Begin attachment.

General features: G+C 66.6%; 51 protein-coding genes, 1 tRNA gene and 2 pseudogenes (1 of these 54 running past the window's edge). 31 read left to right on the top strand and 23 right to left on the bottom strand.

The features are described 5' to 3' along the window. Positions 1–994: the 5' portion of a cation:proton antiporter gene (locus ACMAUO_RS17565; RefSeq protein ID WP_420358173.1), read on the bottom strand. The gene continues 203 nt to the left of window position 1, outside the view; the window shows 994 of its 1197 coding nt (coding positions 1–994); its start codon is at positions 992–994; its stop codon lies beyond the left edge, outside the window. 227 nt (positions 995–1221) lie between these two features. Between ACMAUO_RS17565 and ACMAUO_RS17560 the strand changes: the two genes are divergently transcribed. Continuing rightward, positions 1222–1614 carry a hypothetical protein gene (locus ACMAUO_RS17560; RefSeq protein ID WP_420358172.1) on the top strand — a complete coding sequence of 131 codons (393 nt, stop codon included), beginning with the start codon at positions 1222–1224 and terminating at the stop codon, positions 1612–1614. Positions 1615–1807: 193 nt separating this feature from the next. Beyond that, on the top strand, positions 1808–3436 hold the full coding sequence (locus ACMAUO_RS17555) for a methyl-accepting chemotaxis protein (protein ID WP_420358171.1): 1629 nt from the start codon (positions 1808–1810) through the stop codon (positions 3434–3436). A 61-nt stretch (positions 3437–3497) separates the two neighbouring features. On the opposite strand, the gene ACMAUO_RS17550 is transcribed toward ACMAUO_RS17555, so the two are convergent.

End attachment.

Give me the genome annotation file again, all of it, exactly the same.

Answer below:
General features: G+C 66.6%; 51 protein-coding genes, 1 tRNA gene and 2 pseudogenes (1 of these 54 running past the window's edge). 31 read left to right on the top strand and 23 right to left on the bottom strand.

The features are described 5' to 3' along the window. Positions 1–994: the 5' portion of a cation:proton antiporter gene (locus ACMAUO_RS17565; RefSeq protein ID WP_420358173.1), read on the bottom strand. The gene continues 203 nt to the left of window position 1, outside the view; the window shows 994 of its 1197 coding nt (coding positions 1–994); its start codon is at positions 992–994; its stop codon lies beyond the left edge, outside the window. 227 nt (positions 995–1221) lie between these two features. Between ACMAUO_RS17565 and ACMAUO_RS17560 the strand changes: the two genes are divergently transcribed. Continuing rightward, positions 1222–1614 carry a hypothetical protein gene (locus ACMAUO_RS17560; RefSeq protein ID WP_420358172.1) on the top strand — a complete coding sequence of 131 codons (393 nt, stop codon included), beginning with the start codon at positions 1222–1224 and terminating at the stop codon, positions 1612–1614. Positions 1615–1807: 193 nt separating this feature from the next. Beyond that, on the top strand, positions 1808–3436 hold the full coding sequence (locus ACMAUO_RS17555) for a methyl-accepting chemotaxis protein (protein ID WP_420358171.1): 1629 nt from the start codon (positions 1808–1810) through the stop codon (positions 3434–3436). A 61-nt stretch (positions 3437–3497) separates the two neighbouring features. On the opposite strand, the gene ACMAUO_RS17550 is transcribed toward ACMAUO_RS17555, so the two are convergent.